We saw a different Lamar Jackson in the Ravens’ 34-17 win over Dallas on Tuesday night.
It wasn’t his best game, but the weight of a season that began with such high expectations and has instead brought so many challenges seemingly washed away in a three-touchdown performance. The 23-year-old appeared to be having fun at a 2019-like level again, describing his return from a taxing bout with COVID-19 as a “joyful time” akin to starting a new season.
The impact went beyond his 94 rushing yards or an unspectacular 107-yard passing night.
“It seemed like on all my runs that I broke, he was right there,” said running back Gus Edwards, who finished with 101 of Baltimore’s season-high 294 rushing yards. “When I turned around, he was just excited. He was running down the field. He was cheering his teammates on. He was real vocal on the sideline. You could tell he missed the game through that [first] practice, and then through the game. He was just excited.”
Of course, beating up on the lowly Cowboys at home isn’t the same as a Monday trip to Cleveland to take on a Browns team that’s already clinched its first winning record in 13 years under rookie head coach Kevin Stefanski. It’s easy to be upbeat when you’re preying on inferior teams, but the ability of Jackson and the 2020 Ravens to handle adversity had come into question long before the COVID-19 outbreak that brought the organization to its knees.
In Week 14, there’s much on the line for both teams.
Most analytics websites currently project at least an 85-percent chance of 9-3 Cleveland punching its ticket to the postseason for the first time since 2002. This comes on the heels of the Browns’ most impressive win of the season, a 41-35 final at Tennessee in which they scored 38 points in the first half. Still, Cleveland — like the Ravens — owns just two victories over teams with winning records this season.
Meanwhile, the 7-5 Ravens are fighting to remain on a clear path to the postseason after snapping a three-game losing streak in Week 13 and losing four of six games coming out of their bye week. Outlets differ on their current playoff chances — ranging from roughly a coin flip to just under 70 percent — but winning out all but guarantees a trip to January for the third straight year. A defeat to the Browns would drop their postseason chances from the current 51 percent to roughly 24 percent, according to the New York Times playoff simulator.
In other words, the Ravens would need some real help in addition to winning their final three games just to qualify, which is never a place a team wants to be. The playoff ramifications are evident for both teams – the same simulator puts Cleveland’s postseason chances at over 99 percent with a Monday win – but there’s also no shortage of psychology at work for both teams.
The Browns are 9-3 and in the midst of a four-game winning streak, but their minus-15 point differential makes them a hard sell as a serious Super Bowl contender. Two of those three defeats have come to the Ravens and Pittsburgh by an embarrassing 76-13 margin, leaving them without any bragging rights or a signature win within the AFC North.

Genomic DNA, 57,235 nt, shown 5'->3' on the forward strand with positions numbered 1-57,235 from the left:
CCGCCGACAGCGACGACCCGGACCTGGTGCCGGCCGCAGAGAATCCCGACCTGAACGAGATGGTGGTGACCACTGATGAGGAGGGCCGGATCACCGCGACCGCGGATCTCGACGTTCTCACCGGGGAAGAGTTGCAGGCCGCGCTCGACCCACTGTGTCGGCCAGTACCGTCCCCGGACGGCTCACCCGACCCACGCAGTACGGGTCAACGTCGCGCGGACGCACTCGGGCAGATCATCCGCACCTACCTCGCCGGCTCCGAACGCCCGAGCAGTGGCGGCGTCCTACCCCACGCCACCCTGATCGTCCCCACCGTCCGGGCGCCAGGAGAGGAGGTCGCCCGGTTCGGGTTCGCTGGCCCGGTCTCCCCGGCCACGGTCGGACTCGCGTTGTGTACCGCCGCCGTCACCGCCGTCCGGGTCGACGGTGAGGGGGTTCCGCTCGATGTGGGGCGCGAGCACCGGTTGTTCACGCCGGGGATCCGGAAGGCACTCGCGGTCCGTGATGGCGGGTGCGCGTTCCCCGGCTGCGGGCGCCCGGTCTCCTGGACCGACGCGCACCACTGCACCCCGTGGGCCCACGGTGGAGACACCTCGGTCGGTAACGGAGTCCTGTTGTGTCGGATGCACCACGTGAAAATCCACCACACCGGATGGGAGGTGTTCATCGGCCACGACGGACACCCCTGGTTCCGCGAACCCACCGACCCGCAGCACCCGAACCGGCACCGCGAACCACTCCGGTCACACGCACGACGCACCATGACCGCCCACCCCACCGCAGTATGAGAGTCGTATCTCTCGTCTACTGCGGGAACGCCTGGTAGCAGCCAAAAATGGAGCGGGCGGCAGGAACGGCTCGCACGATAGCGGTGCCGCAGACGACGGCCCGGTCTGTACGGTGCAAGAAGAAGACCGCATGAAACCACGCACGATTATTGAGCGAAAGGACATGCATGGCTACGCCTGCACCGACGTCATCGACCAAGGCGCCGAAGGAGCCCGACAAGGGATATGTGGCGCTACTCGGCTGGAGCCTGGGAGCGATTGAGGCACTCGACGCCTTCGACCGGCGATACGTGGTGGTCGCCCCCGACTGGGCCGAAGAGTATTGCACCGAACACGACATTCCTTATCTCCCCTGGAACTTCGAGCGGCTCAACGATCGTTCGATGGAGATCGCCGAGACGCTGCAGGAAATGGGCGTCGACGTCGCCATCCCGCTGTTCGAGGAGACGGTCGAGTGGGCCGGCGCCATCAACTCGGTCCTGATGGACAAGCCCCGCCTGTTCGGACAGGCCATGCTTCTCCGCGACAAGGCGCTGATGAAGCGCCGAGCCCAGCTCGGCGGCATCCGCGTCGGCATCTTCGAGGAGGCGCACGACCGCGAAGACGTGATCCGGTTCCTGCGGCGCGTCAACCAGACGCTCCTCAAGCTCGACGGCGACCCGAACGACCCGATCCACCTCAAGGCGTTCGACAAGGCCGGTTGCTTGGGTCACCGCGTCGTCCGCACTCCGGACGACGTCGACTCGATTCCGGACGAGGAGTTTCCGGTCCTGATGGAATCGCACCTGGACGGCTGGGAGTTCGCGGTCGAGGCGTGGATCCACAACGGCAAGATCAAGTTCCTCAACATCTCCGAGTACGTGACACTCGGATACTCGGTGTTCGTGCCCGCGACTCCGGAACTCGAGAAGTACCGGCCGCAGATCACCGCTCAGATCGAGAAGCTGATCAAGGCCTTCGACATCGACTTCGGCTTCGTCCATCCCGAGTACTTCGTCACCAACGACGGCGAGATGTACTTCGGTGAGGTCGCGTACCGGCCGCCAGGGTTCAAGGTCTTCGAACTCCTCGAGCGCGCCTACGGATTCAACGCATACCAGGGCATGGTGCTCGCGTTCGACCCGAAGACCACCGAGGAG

For the Ravens, Monday presents a chance for Jackson and the passing game to revisit their high-water mark of 2020 when the reigning NFL MVP completed 20 of 25 passes for 275 yards, three touchdowns, and a 152.1 passer rating in the 38-6 season-opening win over the Browns. The sensational performance earned him the AFC Offensive Player of the Week award – something he won five times in 2019 – and prompted many to suggest Jackson would be an even better passer than he was a year ago.
“The first game, it was like, ‘Man, we’ve got to go out here and just focus on our assignments; everyone do their job,’” said Jackson, who’s posted 14 touchdown passes, seven interceptions, and an ordinary 88.2 passer rating since then. “And that’s what we did. We drove the ball down the field, we scored points, and that’s what we’ve got to do this Monday — same thing. Just focus, everyone do their assignments, and I feel we’ll be good.”
Both teams are in a different place from that meeting three months ago. The Ravens have regressed offensively and no longer have that aura from a year ago when it felt like some opponents were defeated before the game even started. Despite that blowout Week 1 loss, the Brown have “definitely come into their own” with a robust rushing attack, a strong offensive line, and an improved Baker Mayfield no longer making “willy-nilly” throws and interceptions, according to nose tackle Brandon Williams.
You’d be hard-pressed to name a more important Ravens-Browns game for both teams in a 22-year series history too one-sided to call a rivalry. For the Browns, it’s a chance to cement their playoff position and finally stand up to one of the AFC North powers that have embarrassed them for the better part of two decades. The Ravens are trying to put their November struggles and COVID-19 outbreak behind them for good while maintaining their grip on the steering wheel to the playoffs.
But it won’t be easy for John Harbaugh’s team against an opponent with much more confidence this time around.
“I said after the season opener that that was a good football team, and a lot of you [media] guys just rolled your eyes as I recall,” said Harbaugh as he then chuckled. “It was pretty easy to see where they were going and what they were building.”
Monday should give us a better idea of whether Jackson and the Ravens are back to building something with the chance to be special or merely enjoyed a fun diversion against Dallas.